Satisfaction, and to justify our Proceedings. - Desired to have a Copy of these Reasons of ours. - Duke of Buckingham intimated, that he had lately written to his Majesty, what Time both Houses should attend him. - Answered, not well disposed in his Health: Should certainly know next Morning. Yesterday received from him, that he had not been well. - Should hear further from them, e'er long. - Their Lordships would meet at Eight a Clock, and desired our Committee to meet them at Ten.
Mr. Treasurer: - A short Particular concerning Gundomar. When he came out of France, where managed the Treaty there, Gundomar visited him often. - Told him, they had out-bid France - 12 score Thousand: - They offered 600,000. - Said, true, they would be ready to give that, and a greater Sum, so that they might obtain their desire in advancing their Religion. - Spaine needed not seek to advance themselves by Alliance: - The best Blood among them in Christendom. - But, to advance their Religion, would bring their Indies. The Thing, his Master aimed at, was, to advance his Religion. - Next Time he came to him asked him plainly One
Sir Edw. Cooke: - A little Relation to him. - Committed Sir Rob. Cotton, when Chief Justice, and understood, he had Intelligence with the Spanish Ambassador; Questioned him for it: For no Subject ought to converse and * with Ambassadors, without the King's Leave. - But, for the Offence he committed him, his general Pardon from the King.
Sir Edw. Sandys: - Not added any Reasons of his own, but enlarged them. - * One Thing suggested to him by a Member of this . . The Spanish State wrought with an Engine upon all the King's Subjects. This concerned the King in point of Sovereignty : For that Religion hath immediate Dependance on the King of Spaine. -
Sir James Perrot: - Not to deliver these Reasons in Writing. - To have them delivered by Word of Mouth. Mr. Recorder: - Not to deny a Delivery of them. - To have Sir Edw. Sandys, and Two Reporters retire into Committee Chamber, and set down that new Enlargement of the other Reasons; then to read them; then to order, that they may be delivered into the Prince his Hand, if he please to communicate them. - Agreed.
Mayor of Winchelsey.
Negotiations with Spaine.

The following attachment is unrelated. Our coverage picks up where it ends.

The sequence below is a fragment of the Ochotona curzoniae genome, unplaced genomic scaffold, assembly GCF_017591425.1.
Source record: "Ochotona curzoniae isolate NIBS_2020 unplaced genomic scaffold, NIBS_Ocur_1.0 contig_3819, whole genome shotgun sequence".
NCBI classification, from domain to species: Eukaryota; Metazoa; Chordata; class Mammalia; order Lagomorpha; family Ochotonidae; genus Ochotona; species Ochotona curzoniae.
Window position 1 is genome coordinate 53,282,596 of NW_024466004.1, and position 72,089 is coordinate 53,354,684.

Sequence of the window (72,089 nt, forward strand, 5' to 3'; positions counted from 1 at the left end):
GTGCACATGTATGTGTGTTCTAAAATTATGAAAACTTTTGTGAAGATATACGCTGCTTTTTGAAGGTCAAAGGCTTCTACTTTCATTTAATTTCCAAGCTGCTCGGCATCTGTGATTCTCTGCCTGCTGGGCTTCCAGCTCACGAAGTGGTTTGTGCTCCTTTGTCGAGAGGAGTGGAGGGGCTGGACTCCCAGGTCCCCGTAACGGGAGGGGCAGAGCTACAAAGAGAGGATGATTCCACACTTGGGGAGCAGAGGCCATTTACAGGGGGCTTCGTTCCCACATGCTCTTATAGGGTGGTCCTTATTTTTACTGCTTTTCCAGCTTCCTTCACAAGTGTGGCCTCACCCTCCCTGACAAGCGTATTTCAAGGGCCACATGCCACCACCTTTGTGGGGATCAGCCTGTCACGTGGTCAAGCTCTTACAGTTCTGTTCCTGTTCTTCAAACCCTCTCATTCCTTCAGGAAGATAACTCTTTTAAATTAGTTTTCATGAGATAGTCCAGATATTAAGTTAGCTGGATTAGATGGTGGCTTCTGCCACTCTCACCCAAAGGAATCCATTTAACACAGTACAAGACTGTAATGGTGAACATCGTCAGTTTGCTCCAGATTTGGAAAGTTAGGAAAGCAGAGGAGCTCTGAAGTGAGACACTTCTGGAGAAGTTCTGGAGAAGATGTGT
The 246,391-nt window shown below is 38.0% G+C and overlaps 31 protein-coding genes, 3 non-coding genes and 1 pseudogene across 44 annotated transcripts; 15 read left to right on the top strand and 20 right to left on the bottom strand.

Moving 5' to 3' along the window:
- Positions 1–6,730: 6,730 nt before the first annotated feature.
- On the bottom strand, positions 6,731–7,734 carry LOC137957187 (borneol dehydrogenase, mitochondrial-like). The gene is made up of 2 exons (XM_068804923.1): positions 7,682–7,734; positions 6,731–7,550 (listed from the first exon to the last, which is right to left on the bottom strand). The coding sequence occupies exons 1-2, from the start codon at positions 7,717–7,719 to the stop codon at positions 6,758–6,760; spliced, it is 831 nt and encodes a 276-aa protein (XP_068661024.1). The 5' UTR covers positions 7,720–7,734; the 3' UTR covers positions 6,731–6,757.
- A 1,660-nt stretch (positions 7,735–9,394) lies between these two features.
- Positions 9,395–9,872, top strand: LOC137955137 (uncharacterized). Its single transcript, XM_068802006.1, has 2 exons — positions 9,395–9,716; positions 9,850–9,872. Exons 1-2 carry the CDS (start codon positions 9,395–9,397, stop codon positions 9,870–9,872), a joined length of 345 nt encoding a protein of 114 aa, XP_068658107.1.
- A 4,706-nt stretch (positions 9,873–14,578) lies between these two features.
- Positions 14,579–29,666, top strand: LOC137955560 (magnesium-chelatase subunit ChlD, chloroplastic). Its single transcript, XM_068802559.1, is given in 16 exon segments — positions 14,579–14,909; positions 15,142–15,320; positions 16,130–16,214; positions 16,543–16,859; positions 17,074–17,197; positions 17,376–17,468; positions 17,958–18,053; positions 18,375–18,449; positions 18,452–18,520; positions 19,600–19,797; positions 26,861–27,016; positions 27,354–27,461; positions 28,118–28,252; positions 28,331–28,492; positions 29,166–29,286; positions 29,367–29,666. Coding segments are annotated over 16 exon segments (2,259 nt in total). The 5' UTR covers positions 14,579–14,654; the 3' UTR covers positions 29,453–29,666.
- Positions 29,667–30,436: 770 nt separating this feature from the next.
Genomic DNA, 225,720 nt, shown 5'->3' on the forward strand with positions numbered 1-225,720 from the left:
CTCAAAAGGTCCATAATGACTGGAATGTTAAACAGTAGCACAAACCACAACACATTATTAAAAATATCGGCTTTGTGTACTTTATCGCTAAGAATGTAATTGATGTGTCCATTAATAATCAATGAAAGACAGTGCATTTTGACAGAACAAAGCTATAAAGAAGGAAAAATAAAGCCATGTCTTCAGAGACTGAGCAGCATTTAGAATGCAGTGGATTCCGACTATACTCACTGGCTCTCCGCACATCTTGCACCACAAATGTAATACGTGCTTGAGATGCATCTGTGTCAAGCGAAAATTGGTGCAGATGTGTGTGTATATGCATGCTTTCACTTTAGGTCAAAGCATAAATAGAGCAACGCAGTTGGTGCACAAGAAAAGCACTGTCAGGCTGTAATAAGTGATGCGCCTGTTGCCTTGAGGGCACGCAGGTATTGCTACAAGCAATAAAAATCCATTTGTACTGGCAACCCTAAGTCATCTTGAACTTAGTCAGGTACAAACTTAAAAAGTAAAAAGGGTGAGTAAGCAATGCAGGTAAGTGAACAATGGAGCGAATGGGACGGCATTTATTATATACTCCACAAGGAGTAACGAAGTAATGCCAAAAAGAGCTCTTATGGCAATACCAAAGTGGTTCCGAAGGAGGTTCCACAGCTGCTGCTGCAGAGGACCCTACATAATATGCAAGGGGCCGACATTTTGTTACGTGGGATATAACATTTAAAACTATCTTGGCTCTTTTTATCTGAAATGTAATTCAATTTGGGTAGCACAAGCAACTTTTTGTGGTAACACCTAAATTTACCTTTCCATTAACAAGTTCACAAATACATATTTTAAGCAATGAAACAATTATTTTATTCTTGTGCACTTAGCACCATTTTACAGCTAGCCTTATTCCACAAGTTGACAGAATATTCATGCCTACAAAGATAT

- Sent to Spaine, and brought back word, that it was not feasible. Savoy sent to Rome himself. - In less than Six Months, - that it was lawful: - Clogged with no other Conditions, but this; that she should procure as favourable Conditions, as might be, for the Catholiques in England,
Sir Edw. Sandys: - This Afternoon, Committee for Matter of Trade. This Day Sevennight Committee began to sit: Set the Matter in an Order, and resolved to begin with the Causes general of Decay. - Three Heads: Overcharge; Restraint; and Want of Money. - Resolved likewise to begin with Restraint of Trade. - Probable, that a great Supply to be made to his Majesty, upon the Breach of these Treaties; therefore to enable the Subject. - Three or Four Propositions. - Took into Consideration, how that his Majesty's Commissioners have already taken a great deal of Pains in it. - The Desire of the Committee, to have a Sight of their Labours. - To have some choice Messengers sent to my Lord Treasurer, to desire him to send, to this House, the Labours of the last Parliament. 3. Motion, they desire to have another Day added.
Ordered, That the Labours of the King's Commissioners for Trade, shall be brought to the Committee; and my Lord Treasurer to be requested to send, to the Chancellor Exchequer, the Labours of the last Parliament.
Merchants of the Staple.
Negotiations with Spaine.
Spent the Morning in Examination of Sir Rich. Weston's Negotiation; in which they find other Things to communicate to us. - Gave great Approbation of our Reasons Yesterday. - Some Explanation in some Things. -
Secretary Culvert: - One Thing material; the * given away, contrary to a late Treaty ; after, Heidelberg, Manheim, and Franckendale, to be offered into their Hands, by way of Sequestration. - Voiscol came over to them : A Treaty made : One Article, that no Innovation should be. Contrary to this, they gave away this to the Bishop of Mentz.
Negotiations with Spaine.
Chancellor Exchequer: - The Occasion of his sending to the Arch-duchess. - One Reason, excepted against the Validity of his Commission. Every Day after some Defect or other in the Commission. - The Infanta no Power, when he came. -